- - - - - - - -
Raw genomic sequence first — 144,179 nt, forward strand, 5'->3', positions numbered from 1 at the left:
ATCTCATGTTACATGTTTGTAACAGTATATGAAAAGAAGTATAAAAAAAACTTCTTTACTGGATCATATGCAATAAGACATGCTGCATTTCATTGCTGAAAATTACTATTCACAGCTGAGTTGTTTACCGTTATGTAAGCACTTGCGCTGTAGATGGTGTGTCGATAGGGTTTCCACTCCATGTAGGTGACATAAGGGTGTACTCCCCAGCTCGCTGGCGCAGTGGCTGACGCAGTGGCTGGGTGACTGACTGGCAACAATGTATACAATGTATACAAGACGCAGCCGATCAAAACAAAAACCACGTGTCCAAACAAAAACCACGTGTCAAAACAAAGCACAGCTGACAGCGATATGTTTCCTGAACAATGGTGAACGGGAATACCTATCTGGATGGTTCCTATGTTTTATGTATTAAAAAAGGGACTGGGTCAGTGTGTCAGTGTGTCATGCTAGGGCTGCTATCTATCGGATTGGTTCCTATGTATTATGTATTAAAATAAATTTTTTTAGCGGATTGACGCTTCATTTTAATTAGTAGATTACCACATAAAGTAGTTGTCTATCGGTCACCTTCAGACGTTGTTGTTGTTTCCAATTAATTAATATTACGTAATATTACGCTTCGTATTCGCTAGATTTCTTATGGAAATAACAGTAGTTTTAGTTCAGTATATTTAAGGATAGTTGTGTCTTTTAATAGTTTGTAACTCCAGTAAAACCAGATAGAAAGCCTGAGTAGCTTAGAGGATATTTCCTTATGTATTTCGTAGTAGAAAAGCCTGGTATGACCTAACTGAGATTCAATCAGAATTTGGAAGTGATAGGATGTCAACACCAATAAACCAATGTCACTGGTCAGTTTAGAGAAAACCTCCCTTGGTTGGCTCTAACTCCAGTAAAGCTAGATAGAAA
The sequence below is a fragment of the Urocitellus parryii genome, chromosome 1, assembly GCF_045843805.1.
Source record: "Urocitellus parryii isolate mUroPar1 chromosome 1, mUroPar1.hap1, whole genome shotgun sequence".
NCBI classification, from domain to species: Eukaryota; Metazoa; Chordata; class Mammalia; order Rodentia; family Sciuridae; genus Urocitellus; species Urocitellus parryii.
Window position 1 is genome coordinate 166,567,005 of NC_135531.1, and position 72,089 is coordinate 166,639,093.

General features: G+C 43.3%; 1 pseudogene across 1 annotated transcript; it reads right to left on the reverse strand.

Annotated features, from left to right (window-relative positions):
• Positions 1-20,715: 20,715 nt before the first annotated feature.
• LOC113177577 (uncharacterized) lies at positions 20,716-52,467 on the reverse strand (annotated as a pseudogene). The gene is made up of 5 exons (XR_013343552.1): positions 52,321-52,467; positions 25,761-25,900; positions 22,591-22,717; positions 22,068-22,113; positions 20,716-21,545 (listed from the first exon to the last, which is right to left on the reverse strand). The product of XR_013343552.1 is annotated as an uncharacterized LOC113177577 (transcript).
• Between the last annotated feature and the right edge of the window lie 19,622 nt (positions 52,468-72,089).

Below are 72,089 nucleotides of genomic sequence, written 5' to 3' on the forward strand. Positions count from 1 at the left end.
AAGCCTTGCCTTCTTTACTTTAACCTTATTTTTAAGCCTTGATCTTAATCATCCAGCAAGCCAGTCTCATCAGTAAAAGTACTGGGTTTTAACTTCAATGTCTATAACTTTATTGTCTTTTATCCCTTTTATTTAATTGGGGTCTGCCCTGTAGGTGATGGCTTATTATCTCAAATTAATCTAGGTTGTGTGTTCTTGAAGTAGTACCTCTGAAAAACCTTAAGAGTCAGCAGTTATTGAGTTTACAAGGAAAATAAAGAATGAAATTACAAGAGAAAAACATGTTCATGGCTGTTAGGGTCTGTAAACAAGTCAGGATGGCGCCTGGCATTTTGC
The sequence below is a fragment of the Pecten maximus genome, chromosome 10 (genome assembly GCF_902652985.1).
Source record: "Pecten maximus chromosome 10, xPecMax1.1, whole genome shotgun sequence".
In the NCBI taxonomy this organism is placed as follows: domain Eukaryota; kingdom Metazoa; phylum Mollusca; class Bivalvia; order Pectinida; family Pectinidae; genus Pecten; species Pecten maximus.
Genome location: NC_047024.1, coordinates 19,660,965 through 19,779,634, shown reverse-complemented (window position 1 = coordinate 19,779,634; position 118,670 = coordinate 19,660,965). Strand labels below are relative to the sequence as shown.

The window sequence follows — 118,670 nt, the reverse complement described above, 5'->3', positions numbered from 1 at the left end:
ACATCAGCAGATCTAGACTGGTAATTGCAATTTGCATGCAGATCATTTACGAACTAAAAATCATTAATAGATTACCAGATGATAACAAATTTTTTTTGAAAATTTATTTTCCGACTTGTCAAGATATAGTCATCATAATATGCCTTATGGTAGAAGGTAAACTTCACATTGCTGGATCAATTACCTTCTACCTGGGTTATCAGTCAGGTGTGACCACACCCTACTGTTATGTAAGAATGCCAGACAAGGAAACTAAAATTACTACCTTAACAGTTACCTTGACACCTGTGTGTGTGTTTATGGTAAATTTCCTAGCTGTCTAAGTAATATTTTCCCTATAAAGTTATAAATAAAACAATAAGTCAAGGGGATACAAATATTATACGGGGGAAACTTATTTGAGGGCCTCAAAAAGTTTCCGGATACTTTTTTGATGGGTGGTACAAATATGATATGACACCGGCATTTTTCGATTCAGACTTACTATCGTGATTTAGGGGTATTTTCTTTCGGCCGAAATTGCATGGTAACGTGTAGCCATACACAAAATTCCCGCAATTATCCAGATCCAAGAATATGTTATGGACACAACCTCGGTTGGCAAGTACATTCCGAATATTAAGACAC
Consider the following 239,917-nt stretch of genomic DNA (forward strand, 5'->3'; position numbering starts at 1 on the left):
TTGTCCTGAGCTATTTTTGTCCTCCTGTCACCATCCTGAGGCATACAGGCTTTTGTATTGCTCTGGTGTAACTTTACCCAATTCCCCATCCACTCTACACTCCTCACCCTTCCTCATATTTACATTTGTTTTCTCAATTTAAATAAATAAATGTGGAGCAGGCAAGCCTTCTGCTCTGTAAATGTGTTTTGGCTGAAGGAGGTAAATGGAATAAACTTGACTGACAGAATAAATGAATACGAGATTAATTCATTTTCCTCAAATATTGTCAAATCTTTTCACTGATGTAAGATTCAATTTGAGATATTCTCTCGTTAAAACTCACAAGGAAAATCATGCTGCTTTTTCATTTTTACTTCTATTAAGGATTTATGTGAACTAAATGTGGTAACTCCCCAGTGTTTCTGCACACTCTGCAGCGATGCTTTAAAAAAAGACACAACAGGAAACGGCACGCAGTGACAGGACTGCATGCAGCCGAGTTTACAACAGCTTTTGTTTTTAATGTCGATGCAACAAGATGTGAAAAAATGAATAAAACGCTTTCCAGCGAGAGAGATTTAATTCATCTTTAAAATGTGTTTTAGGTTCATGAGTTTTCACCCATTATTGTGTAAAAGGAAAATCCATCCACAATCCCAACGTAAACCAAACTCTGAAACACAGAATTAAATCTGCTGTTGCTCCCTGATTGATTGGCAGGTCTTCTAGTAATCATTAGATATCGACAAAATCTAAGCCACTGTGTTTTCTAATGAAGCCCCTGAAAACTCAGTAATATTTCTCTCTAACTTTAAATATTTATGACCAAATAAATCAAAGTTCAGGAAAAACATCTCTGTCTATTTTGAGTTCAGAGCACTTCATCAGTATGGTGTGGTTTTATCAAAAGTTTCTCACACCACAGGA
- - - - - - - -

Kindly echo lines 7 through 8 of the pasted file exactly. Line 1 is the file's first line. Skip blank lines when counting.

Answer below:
General features: G+C 43.3%; 1 pseudogene across 1 annotated transcript; it reads right to left on the reverse strand.

Annotated features, from left to right (window-relative positions):